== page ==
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Jerry Goldsmith

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Jerry Goldsmith
Jerry Goldsmith
Biographical information
Birth name

Jerrald King Goldsmith

Born

February 10, 1929
Los Angeles, California

Died

July 21, 2004
Beverly Hills, California

First credit Don't Bother to Knock (1952)
Further information
Link(s) IMDb
Wikipedia
www.jerrygoldsmithonline.com

Jerry Goldsmith was an American composer and conductor most known for his work in film and television scoring.

Alien franchise creditEdit

Other creditsEdit

  • The Lineup (1954)
  • Climax! (1954)
  • Black Patch (1957)
  • Face of a Fugitive (1959)
  • City of Fear (1959)
  • Playhouse 90 (1959)
  • The Twilight Zone (1959)
  • In Harm's Way (1965)
  • Patton (1970)
  • The Ballad of Cable Hogue (1970)
  • The Don Is Dead (1973)
  • Papillon (1973)
  • The Omen (1976)
  • Coma (1978)
  • Damien: Omen II (1978)
  • The Swarm (1978)
  • The Boys from Brazil (1978)
  • First Blood (1982)
  • Twilight Zone: The Movie (1983)
  • Gremlins (1984)
  • Rambo: First Blood Part II (1985)
  • King Solomon's Mines (1985)
  • Leviathan (1989)
  • Gremlins 2: The New Batch (1990)
  • Total Recall (1990)
  • The Ghost and the Darkness (1996)
  • Mulan (1998)
  • The Mummy (1999)
  • Hollow Man (2000)

Early lifeEdit

Goldsmith, who was Jewish, was born 10 February 1929 in Los Angeles, California. His parents were Tessa (née Rappaport), an artist, and Morris Goldsmith, a structural engineer. He started playing piano at age six, but only "got serious" by the time he was eleven. At the age of thirteen he studied piano privately with legendary concert pianist and educator Jakob Gimpel (whom Goldsmith would later employ to perform piano solos in his score to The Mephisto Waltz) and by the age of sixteen he was studying both theory and counterpoint under Italian composer Mario Castelnuovo-Tedesco, who also tutored such noteworthy composers and musicians as Henry Mancini, Nelson Riddle, Herman Stein, André Previn, Marty Paich, and John Williams.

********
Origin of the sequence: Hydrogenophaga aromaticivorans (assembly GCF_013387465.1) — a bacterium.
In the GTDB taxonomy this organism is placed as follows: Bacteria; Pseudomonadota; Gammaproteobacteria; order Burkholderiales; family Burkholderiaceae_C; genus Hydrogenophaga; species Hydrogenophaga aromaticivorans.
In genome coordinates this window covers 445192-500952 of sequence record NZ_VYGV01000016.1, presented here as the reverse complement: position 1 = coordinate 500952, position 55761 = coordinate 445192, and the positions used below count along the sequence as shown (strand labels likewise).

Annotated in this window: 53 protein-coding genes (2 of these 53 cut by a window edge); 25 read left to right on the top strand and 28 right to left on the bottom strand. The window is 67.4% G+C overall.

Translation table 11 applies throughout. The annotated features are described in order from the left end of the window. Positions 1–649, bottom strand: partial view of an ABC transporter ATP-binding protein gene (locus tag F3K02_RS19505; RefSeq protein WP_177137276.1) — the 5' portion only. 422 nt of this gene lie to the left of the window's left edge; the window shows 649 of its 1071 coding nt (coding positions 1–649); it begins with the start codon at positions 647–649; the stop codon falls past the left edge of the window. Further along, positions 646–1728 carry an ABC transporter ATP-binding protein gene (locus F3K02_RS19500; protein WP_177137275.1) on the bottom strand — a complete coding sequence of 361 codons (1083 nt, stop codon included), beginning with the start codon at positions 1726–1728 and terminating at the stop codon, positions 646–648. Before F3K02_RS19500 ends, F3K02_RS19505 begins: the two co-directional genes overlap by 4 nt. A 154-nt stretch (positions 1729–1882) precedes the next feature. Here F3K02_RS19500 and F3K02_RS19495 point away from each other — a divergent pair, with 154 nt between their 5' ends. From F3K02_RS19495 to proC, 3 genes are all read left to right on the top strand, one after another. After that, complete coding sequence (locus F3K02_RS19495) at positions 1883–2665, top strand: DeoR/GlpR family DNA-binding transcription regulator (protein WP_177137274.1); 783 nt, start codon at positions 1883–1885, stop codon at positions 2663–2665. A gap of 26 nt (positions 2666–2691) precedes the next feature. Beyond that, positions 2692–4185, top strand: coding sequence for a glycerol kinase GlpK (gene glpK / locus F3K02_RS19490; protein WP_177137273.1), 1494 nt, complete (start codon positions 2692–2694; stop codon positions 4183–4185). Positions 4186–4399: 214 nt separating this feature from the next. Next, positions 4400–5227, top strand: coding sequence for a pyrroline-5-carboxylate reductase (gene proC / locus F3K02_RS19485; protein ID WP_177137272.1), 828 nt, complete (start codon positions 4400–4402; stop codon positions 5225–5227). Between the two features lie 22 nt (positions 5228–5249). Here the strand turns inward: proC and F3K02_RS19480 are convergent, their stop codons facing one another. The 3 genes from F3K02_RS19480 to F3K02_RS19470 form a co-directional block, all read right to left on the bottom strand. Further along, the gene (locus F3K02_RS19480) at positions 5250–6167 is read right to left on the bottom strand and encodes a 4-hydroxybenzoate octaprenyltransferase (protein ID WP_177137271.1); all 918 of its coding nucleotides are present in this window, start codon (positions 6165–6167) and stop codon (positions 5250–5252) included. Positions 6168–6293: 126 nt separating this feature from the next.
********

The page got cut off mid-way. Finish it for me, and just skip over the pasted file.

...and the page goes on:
Career lifeEdit

Goldsmith studied piano with Jakob Gimpel and composition, theory, and counterpoint with Mario Castelnuovo-Tedesco. He also attended classes in film composition given by Miklós Rózsa at the Univeristy of Southern California. In 1950, he was employed as a clerk typist in the music department at CBS. There, he was given his first embryonic assignments as a composer for radio shows such as "Romance" and "CBS Radio Workshop." He wrote one score a week for these shows, which were performed live on transmission. He stayed with CBS until 1960, having already scored "The Twilight Zone" (1959). He was hired by Revue Studios to score their "Thriller" (1960) series. It was here that he met the influential film composer Alfred Newman who hired Goldsmith to score the film Lonely Are the Brave (1962), his first major feature film score. An experimentalist, Goldsmith constantly pushed forward the bounds of film music: Planet of the Apes (1968) included horns blown without mouthpieces and a bass clarinetist fingering the notes but not blowing. He was unafraid to use the wide variety of electronic sounds and instruments which had become available, although he did not use them for their own sake.